• Used a combination of a drill, a Dremel with a cut-off wheel and grinder bit, a vice and a hammer to make the custom mounting bracket to hold the slide potentiometer in place.
  • Made a small "L" bracket and mounted it to the bottom of the pedal.
  • Drilled a small hole in the tab of the slider and in the small "L" bracket for the wire to pass through.


The throttle is a bit more complicated. Still working on it, but that will be the next update...
#15591
Got the throttle done!

First, here's what it looked like before I got started:

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Twist the throttle, and that little arm presses the red button.

Here's what it looks like when I'm done hacking it:

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I had to clear away some plastic in the housing to make room for the potentiometer and to allow the throttle to twist more:
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Mount a tiny custom "L" bracket to the little arm on the throttle tube:
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Drill a small hole so I could hook a spring onto the arm:
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And make a custom mounting bracket for the potentiometer (had to cut the lever shorter for clearance purposes):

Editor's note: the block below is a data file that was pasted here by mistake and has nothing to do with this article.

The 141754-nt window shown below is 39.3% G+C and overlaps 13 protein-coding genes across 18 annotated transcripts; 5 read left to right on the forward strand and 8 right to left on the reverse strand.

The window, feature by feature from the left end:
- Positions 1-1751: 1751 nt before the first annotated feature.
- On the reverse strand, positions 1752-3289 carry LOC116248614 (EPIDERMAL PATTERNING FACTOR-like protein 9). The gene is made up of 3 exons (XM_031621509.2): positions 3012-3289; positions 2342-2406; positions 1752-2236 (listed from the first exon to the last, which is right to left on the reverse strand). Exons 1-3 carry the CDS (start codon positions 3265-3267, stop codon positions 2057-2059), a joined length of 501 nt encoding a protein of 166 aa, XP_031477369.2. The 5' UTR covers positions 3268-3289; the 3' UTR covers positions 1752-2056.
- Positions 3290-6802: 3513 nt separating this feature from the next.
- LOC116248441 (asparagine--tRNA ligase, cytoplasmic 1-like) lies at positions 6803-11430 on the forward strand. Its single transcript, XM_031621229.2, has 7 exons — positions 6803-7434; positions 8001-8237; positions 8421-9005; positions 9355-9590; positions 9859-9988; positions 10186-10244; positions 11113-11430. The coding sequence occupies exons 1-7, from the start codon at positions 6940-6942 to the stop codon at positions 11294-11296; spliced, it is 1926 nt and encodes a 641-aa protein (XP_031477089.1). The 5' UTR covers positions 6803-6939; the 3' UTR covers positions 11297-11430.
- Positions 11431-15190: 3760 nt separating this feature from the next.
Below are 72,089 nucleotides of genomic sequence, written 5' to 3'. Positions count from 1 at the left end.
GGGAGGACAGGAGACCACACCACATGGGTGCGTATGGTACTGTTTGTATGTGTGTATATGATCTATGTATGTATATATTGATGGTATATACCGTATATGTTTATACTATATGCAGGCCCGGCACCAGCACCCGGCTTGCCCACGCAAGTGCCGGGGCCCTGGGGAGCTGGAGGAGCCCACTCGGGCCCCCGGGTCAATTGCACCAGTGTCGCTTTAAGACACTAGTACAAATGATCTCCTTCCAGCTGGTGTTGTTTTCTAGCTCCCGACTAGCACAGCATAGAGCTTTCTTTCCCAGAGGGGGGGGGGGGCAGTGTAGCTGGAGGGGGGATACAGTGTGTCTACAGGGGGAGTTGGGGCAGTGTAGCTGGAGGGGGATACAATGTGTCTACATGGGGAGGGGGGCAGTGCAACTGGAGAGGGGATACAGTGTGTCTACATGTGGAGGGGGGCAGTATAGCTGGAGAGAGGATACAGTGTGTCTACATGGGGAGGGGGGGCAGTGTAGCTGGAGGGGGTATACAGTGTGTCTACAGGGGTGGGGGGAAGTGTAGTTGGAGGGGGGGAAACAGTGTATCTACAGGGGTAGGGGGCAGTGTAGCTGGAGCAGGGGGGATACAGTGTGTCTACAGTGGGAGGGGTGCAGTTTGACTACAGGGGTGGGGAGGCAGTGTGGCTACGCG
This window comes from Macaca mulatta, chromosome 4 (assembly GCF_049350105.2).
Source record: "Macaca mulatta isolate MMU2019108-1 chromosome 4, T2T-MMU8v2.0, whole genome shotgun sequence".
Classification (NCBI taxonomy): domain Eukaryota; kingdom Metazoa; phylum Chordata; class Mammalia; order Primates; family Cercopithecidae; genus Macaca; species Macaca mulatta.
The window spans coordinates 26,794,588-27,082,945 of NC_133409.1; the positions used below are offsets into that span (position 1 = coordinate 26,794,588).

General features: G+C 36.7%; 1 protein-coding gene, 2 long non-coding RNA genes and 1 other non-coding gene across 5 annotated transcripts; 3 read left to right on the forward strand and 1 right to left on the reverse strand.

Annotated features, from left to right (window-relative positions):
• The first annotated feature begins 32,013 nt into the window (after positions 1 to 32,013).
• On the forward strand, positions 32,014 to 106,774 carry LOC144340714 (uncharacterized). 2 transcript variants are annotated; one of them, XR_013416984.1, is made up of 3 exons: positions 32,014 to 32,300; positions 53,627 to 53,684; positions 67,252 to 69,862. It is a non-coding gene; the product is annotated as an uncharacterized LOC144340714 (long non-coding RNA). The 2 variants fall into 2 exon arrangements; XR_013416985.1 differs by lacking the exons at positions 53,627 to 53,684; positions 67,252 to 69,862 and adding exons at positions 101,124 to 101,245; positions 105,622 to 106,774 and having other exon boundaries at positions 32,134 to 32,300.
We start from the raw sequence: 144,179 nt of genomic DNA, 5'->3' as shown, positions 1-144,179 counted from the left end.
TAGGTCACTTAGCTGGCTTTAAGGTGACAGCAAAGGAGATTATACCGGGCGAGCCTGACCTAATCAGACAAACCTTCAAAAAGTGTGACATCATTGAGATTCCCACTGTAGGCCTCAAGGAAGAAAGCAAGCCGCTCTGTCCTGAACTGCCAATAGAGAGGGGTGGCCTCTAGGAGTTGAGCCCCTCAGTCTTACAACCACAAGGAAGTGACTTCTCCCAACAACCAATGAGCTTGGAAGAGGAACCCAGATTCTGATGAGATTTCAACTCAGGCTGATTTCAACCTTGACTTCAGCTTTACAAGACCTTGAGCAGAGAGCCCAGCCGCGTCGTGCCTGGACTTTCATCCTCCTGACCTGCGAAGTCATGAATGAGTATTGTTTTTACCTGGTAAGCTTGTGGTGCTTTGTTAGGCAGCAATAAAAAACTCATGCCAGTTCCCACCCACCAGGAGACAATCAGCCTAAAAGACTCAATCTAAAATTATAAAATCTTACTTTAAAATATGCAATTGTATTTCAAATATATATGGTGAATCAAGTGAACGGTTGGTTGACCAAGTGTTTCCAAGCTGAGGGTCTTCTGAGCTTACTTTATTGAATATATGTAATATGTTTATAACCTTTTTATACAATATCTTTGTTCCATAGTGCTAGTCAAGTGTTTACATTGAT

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The return spring isn't quite as strong as I'd like. The throttle does close by itself, but it doesn't "snap" closed. I'll probably take another look at the hardware store for a stronger spring the same size, but this will be sufficient if I can't find anything better.
#16033
Quick update with a video...

I got all the wiring removed from the Power Wheels and re-wired the motors to plug into the ESC. I borrowed a radio system from one of my R/C cars to give it a quick test. If I was going for an R/C Power Wheels, all I'd have left to do is rig up a steering servo and plug it into the receiver.



I have lots of pictures of the process and will post details later, but it might be a couple days before I have time to do that.
Last edited by UselessPickles on Fri Apr 08, 2011 9:01 am, edited 1 time in total.
#16460
Now for some details on how I rewired the Power Wheels to use a speed controller from an R/C car. I'll break this into a couple posts because there's lots of pics (there was a fingerprint on my lens for many of these pics - sorry for the blur!).